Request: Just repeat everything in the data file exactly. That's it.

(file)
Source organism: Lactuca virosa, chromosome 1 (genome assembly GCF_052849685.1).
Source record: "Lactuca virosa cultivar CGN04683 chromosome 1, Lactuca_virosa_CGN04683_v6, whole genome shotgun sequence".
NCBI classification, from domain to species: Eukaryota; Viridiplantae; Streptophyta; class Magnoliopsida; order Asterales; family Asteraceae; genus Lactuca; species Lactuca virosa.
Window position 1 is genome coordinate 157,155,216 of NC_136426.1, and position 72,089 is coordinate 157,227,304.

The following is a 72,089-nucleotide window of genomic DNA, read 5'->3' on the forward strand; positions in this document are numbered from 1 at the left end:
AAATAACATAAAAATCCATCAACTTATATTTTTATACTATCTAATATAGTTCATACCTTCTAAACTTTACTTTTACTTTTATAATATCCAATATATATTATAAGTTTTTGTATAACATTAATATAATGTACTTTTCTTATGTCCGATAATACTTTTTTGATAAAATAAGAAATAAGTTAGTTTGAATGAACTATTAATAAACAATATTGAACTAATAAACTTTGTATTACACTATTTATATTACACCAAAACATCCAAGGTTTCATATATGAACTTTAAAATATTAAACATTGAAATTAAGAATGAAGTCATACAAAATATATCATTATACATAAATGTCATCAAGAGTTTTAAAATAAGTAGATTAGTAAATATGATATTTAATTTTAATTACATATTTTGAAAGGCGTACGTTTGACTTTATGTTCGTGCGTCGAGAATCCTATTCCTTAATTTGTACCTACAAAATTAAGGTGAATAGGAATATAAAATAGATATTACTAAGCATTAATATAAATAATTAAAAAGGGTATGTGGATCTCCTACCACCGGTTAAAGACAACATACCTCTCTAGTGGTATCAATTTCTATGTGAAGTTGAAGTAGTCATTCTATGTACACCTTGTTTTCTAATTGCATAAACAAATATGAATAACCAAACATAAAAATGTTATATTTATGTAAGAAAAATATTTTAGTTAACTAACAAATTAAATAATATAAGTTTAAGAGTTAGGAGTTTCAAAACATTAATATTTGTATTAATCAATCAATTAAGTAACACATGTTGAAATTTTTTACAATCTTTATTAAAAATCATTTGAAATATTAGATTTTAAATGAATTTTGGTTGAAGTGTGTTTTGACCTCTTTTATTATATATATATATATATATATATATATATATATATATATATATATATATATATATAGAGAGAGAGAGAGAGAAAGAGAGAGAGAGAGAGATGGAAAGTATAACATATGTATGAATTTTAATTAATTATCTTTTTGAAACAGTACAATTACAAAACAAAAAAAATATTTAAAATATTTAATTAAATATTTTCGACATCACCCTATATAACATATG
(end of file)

Source organism: Lactuca virosa, chromosome 1 (genome assembly GCF_052849685.1).
Source record: "Lactuca virosa cultivar CGN04683 chromosome 1, Lactuca_virosa_CGN04683_v6, whole genome shotgun sequence".
NCBI classification, from domain to species: Eukaryota; Viridiplantae; Streptophyta; class Magnoliopsida; order Asterales; family Asteraceae; genus Lactuca; species Lactuca virosa.
Window position 1 is genome coordinate 157,155,216 of NC_136426.1, and position 72,089 is coordinate 157,227,304.

The following is a 72,089-nucleotide window of genomic DNA, read 5'->3' on the forward strand; positions in this document are numbered from 1 at the left end:
AAATAACATAAAAATCCATCAACTTATATTTTTATACTATCTAATATAGTTCATACCTTCTAAACTTTACTTTTACTTTTATAATATCCAATATATATTATAAGTTTTTGTATAACATTAATATAATGTACTTTTCTTATGTCCGATAATACTTTTTTGATAAAATAAGAAATAAGTTAGTTTGAATGAACTATTAATAAACAATATTGAACTAATAAACTTTGTATTACACTATTTATATTACACCAAAACATCCAAGGTTTCATATATGAACTTTAAAATATTAAACATTGAAATTAAGAATGAAGTCATACAAAATATATCATTATACATAAATGTCATCAAGAGTTTTAAAATAAGTAGATTAGTAAATATGATATTTAATTTTAATTACATATTTTGAAAGGCGTACGTTTGACTTTATGTTCGTGCGTCGAGAATCCTATTCCTTAATTTGTACCTACAAAATTAAGGTGAATAGGAATATAAAATAGATATTACTAAGCATTAATATAAATAATTAAAAAGGGTATGTGGATCTCCTACCACCGGTTAAAGACAACATACCTCTCTAGTGGTATCAATTTCTATGTGAAGTTGAAGTAGTCATTCTATGTACACCTTGTTTTCTAATTGCATAAACAAATATGAATAACCAAACATAAAAATGTTATATTTATGTAAGAAAAATATTTTAGTTAACTAACAAATTAAATAATATAAGTTTAAGAGTTAGGAGTTTCAAAACATTAATATTTGTATTAATCAATCAATTAAGTAACACATGTTGAAATTTTTTACAATCTTTATTAAAAATCATTTGAAATATTAGATTTTAAATGAATTTTGGTTGAAGTGTGTTTTGACCTCTTTTATTATATATATATATATATATATATATATATATATATATATATATATATATATATATAGAGAGAGAGAGAGAGAAAGAGAGAGAGAGAGAGATGGAAAGTATAACATATGTATGAATTTTAATTAATTATCTTTTTGAAACAGTACAATTACAAAACAAAAAAAATATTTAAAATATTTAATTAAATATTTTCGACATCACCCTATATAACATATG